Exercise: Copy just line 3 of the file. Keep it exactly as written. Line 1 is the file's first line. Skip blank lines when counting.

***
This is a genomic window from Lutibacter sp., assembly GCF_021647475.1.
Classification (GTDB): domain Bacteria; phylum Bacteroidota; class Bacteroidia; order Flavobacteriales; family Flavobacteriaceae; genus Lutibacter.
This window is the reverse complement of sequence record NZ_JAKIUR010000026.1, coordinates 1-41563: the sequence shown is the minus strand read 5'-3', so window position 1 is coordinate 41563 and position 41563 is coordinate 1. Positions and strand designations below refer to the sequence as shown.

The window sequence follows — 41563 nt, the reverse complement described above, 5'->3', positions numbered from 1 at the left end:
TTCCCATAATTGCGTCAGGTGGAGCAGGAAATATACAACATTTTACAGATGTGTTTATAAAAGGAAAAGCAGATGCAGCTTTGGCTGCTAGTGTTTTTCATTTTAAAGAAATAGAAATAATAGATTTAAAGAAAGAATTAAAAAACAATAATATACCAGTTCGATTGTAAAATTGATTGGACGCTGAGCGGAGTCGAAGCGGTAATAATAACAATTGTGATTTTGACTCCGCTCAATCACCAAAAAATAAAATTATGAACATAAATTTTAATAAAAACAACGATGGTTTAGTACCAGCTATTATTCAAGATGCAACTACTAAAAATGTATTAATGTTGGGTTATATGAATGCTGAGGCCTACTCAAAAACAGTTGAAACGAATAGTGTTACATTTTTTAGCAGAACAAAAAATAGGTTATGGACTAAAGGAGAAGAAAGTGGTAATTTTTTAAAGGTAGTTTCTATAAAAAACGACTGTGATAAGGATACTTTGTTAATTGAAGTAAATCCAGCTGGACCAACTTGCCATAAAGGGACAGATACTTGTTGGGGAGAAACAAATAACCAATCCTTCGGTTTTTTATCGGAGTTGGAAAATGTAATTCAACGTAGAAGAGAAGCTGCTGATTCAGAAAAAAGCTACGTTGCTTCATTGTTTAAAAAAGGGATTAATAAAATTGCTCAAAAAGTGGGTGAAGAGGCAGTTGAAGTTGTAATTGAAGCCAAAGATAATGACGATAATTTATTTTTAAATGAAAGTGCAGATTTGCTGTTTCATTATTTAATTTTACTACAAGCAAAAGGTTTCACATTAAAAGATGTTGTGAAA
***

This window is the reverse complement of sequence record NZ_JAKIUR010000026.1, coordinates 1-41563: the sequence shown is the minus strand read 5'-3', so window position 1 is coordinate 41563 and position 41563 is coordinate 1. Positions and strand designations below refer to the sequence as shown.